Pressure Hits the Big 4 Aussie Banks

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My oh my. Iron ore is now over US$120 a tonne. This is just too much fun for the big Aussie miners.

And thank goodness for you and me, and every other super fund.

Because the other big staple of the Aussie market — the big banks — are under all sorts of pressure.

Watch carefully here. Banks are the lynchpin of both the economy and the ASX.

They have multiple problems…

The first front the banks are fighting is the meek credit growth in Australia.

According to the latest data, it’s at the lowest point since Reserve Bank records began in 1976.

The stabilising property market offers a glimpse of hope that this could lift.

House prices will move first before the credit figures respond. So we’ll keep watching the lending side.

But the banks also face multiple problems elsewhere. 

The first is that yields are sinking in Australia.

The lower interest rates go, the less buffer banks have to protect their net interest margins.

One analyst cited in the Financial Review says this dynamic could lop off 8.6% of NAB’s net profit in 2020. That’s a hefty punch in the gut. 

It also implies the only way for the banks to protect their earnings — if they even can — is to take a chainsaw to their costs. 

That may not be the worst of it…

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Kiwi central bank stuffing up bank outlook

The NZ regulators aren’t helping there either.

I’ve talked about this before.

The Kiwi central bank has come out and said it wants to increase the capital banks are required to hold to a huge 16%.

That’s double what it is now. The big four banks all have New Zealand subsidiaries.

This is money the banks must put aside against their assets. The banks would need to find $19 billion1 to cover it.

That’s an enormous sum. It would also lower their return on equity for their New Zealand operations.  

Neither of those things are what you want to hear as a shareholder. It’s a burden on the business.

But there’s nothing we can do about it.

The Kiwi central bank says its final decision is due in November.

The new rules, if implemented, would go into effect from April next year.

Watch this space. This could hobble bank returns.

If that wasn’t enough, ASIC is coming at the banks with its ‘responsible lending’ proposals.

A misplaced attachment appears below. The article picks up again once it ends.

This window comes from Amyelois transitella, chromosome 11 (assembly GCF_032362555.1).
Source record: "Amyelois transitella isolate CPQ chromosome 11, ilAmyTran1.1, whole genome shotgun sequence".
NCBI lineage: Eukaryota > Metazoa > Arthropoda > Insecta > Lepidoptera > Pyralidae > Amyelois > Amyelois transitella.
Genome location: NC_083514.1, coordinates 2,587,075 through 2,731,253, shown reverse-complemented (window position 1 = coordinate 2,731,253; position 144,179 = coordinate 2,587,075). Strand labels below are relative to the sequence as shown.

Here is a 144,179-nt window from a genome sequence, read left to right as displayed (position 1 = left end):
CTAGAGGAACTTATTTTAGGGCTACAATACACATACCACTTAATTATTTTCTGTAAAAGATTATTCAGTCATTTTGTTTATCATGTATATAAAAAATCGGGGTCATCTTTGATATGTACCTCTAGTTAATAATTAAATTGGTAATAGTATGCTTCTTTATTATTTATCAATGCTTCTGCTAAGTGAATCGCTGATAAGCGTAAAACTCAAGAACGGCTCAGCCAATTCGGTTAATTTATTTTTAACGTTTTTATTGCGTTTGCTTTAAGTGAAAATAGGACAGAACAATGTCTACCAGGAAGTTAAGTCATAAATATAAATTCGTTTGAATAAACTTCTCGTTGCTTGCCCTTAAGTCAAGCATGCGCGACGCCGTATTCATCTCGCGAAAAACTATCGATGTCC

ASIC’s intentions are good. It wants banks to assess borrowers in a more rigorous way so people who can’t afford a loan at a certain size and rate aren’t given it.

But it’s also likely to be a recipe to keep a boot on the neck of credit growth (see above).

That’s a problem we all have when it’s private debt that drives the economy.

Suffice to say, bank stocks aren’t the most exciting place to dance right now.

That’s not to say there isn’t opportunity across the market.

There are heaps of places to look. 

Follow the $100 billion

Resources is the obvious one. The big miners are so flush with cash that some is bound to flow into exploration and new investment.

But keep an eye on stocks that could tap into the huge infrastructure spending the state governments are financing.

Billionaire Alex Waislitz says the bill is going to be over $100 billion for road, rail, airport and communication projects. 

This is another reason why I pay no attention to the big property bears. Land values will capture these improvements wherever they go in.

That’s not all…

The newly elected Morrison government is very close to passing its tax cuts package, possibly by the end of the week.

It’s currently structured as a three-stage program, to be rolled out from now until 2024.2

The government will say this will help low- to middle-income earners get on and blah blah.

A close study of history says that the real estate market will swallow any general ‘improvement’ of this nature.

That’s because it simply allows the average working stiff to hand over more of their earnings to landlords via higher rents or banks at interest via bigger mortgages. Property prices should rise accordingly.  

But the real estate party won’t really get going until the banks can crank up the credit growth again. That just doesn’t seem likely in the current environment.

That means housing-related stocks don’t seem very tempting right now.

It’s another reason why I recommend small caps. This is one sector of the market with a lot of stocks that offer a high-growth outlook.

And if the current trade war truce holds or diminishes, the next six months could be really fun.

Best wishes,

Callum Newman Signature

Callum Newman,
Editor, Profit Watch

1. Big four banks face $19 billion NZ capital call’, The Australian Financial Review, July 1, 2019. 

2. ‘Labor opens door to waving through tax cuts’, The Australian Financial Review, July 1, 2019.

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